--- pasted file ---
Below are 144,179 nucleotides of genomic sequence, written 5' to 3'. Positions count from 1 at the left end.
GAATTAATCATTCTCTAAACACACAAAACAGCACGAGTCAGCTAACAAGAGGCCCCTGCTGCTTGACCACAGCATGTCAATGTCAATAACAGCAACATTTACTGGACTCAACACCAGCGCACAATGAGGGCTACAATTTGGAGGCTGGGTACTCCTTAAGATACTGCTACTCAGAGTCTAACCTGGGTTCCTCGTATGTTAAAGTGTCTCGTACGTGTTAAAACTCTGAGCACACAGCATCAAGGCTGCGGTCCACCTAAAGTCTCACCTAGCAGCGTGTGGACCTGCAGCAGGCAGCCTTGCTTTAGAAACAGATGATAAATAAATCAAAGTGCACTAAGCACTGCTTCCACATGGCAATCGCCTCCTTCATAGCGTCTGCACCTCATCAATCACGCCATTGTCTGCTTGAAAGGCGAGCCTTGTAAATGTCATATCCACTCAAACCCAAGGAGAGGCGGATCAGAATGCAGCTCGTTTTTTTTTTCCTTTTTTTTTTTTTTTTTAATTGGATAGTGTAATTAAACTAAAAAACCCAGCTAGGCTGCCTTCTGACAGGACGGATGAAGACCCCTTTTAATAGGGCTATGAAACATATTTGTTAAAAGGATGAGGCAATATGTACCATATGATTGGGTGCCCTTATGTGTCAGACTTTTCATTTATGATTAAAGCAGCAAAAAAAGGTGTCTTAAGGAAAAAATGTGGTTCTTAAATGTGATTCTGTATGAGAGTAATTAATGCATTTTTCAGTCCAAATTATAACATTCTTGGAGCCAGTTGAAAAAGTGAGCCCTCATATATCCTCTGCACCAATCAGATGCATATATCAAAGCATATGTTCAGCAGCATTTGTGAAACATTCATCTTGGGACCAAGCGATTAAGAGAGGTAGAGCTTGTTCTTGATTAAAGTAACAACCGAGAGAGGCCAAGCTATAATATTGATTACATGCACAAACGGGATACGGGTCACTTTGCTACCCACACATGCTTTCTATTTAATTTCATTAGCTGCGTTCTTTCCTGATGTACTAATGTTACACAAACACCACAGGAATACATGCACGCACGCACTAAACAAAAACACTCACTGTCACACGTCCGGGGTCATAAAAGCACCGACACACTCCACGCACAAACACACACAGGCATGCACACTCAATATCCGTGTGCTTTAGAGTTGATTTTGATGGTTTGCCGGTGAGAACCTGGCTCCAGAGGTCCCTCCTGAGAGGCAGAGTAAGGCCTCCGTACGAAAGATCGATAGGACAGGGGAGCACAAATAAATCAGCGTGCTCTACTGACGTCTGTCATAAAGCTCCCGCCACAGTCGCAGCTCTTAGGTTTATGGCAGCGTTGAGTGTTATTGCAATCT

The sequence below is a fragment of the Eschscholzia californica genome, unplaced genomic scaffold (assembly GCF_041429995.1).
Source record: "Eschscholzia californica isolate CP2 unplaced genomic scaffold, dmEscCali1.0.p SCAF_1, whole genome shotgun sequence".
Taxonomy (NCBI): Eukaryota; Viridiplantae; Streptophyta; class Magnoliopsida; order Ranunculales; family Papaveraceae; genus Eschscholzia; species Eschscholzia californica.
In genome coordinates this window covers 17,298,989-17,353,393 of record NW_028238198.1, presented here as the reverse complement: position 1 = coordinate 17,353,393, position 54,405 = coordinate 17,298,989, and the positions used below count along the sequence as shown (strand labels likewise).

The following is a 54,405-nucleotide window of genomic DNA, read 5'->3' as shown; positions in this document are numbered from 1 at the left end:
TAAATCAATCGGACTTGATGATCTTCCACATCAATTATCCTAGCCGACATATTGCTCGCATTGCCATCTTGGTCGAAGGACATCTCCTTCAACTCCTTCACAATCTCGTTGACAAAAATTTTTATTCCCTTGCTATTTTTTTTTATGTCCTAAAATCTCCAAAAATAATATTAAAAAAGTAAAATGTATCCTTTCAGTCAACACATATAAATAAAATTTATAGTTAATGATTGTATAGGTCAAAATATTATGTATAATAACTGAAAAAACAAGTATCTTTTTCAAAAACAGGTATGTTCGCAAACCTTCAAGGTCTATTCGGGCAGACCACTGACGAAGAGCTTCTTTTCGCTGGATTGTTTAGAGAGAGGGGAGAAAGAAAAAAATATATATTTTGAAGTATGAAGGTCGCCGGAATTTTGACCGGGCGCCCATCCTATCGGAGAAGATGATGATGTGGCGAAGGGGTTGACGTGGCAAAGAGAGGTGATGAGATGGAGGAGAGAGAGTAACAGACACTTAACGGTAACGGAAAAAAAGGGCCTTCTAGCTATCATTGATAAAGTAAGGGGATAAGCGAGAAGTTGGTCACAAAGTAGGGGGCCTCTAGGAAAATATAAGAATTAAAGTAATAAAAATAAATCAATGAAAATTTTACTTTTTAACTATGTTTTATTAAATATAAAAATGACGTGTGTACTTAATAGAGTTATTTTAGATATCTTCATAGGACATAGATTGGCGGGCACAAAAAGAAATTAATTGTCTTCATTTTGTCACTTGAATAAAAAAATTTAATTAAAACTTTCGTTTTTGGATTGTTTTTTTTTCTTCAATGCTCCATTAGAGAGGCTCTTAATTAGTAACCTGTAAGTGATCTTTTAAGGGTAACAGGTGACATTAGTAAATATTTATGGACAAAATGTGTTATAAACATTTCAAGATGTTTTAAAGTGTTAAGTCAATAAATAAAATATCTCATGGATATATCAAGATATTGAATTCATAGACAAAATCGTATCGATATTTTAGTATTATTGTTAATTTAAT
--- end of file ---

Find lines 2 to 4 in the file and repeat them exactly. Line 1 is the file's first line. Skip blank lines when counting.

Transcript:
GAATTAATCATTCTCTAAACACACAAAACAGCACGAGTCAGCTAACAAGAGGCCCCTGCTGCTTGACCACAGCATGTCAATGTCAATAACAGCAACATTTACTGGACTCAACACCAGCGCACAATGAGGGCTACAATTTGGAGGCTGGGTACTCCTTAAGATACTGCTACTCAGAGTCTAACCTGGGTTCCTCGTATGTTAAAGTGTCTCGTACGTGTTAAAACTCTGAGCACACAGCATCAAGGCTGCGGTCCACCTAAAGTCTCACCTAGCAGCGTGTGGACCTGCAGCAGGCAGCCTTGCTTTAGAAACAGATGATAAATAAATCAAAGTGCACTAAGCACTGCTTCCACATGGCAATCGCCTCCTTCATAGCGTCTGCACCTCATCAATCACGCCATTGTCTGCTTGAAAGGCGAGCCTTGTAAATGTCATATCCACTCAAACCCAAGGAGAGGCGGATCAGAATGCAGCTCGTTTTTTTTTTCCTTTTTTTTTTTTTTTTTAATTGGATAGTGTAATTAAACTAAAAAACCCAGCTAGGCTGCCTTCTGACAGGACGGATGAAGACCCCTTTTAATAGGGCTATGAAACATATTTGTTAAAAGGATGAGGCAATATGTACCATATGATTGGGTGCCCTTATGTGTCAGACTTTTCATTTATGATTAAAGCAGCAAAAAAAGGTGTCTTAAGGAAAAAATGTGGTTCTTAAATGTGATTCTGTATGAGAGTAATTAATGCATTTTTCAGTCCAAATTATAACATTCTTGGAGCCAGTTGAAAAAGTGAGCCCTCATATATCCTCTGCACCAATCAGATGCATATATCAAAGCATATGTTCAGCAGCATTTGTGAAACATTCATCTTGGGACCAAGCGATTAAGAGAGGTAGAGCTTGTTCTTGATTAAAGTAACAACCGAGAGAGGCCAAGCTATAATATTGATTACATGCACAAACGGGATACGGGTCACTTTGCTACCCACACATGCTTTCTATTTAATTTCATTAGCTGCGTTCTTTCCTGATGTACTAATGTTACACAAACACCACAGGAATACATGCACGCACGCACTAAACAAAAACACTCACTGTCACACGTCCGGGGTCATAAAAGCACCGACACACTCCACGCACAAACACACACAGGCATGCACACTCAATATCCGTGTGCTTTAGAGTTGATTTTGATGGTTTGCCGGTGAGAACCTGGCTCCAGAGGTCCCTCCTGAGAGGCAGAGTAAGGCCTCCGTACGAAAGATCGATAGGACAGGGGAGCACAAATAAATCAGCGTGCTCTACTGACGTCTGTCATAAAGCTCCCGCCACAGTCGCAGCTCTTAGGTTTATGGCAGCGTTGAGTGTTATTGCAATCT

The sequence below is a fragment of the Eschscholzia californica genome, unplaced genomic scaffold (assembly GCF_041429995.1).
Source record: "Eschscholzia californica isolate CP2 unplaced genomic scaffold, dmEscCali1.0.p SCAF_1, whole genome shotgun sequence".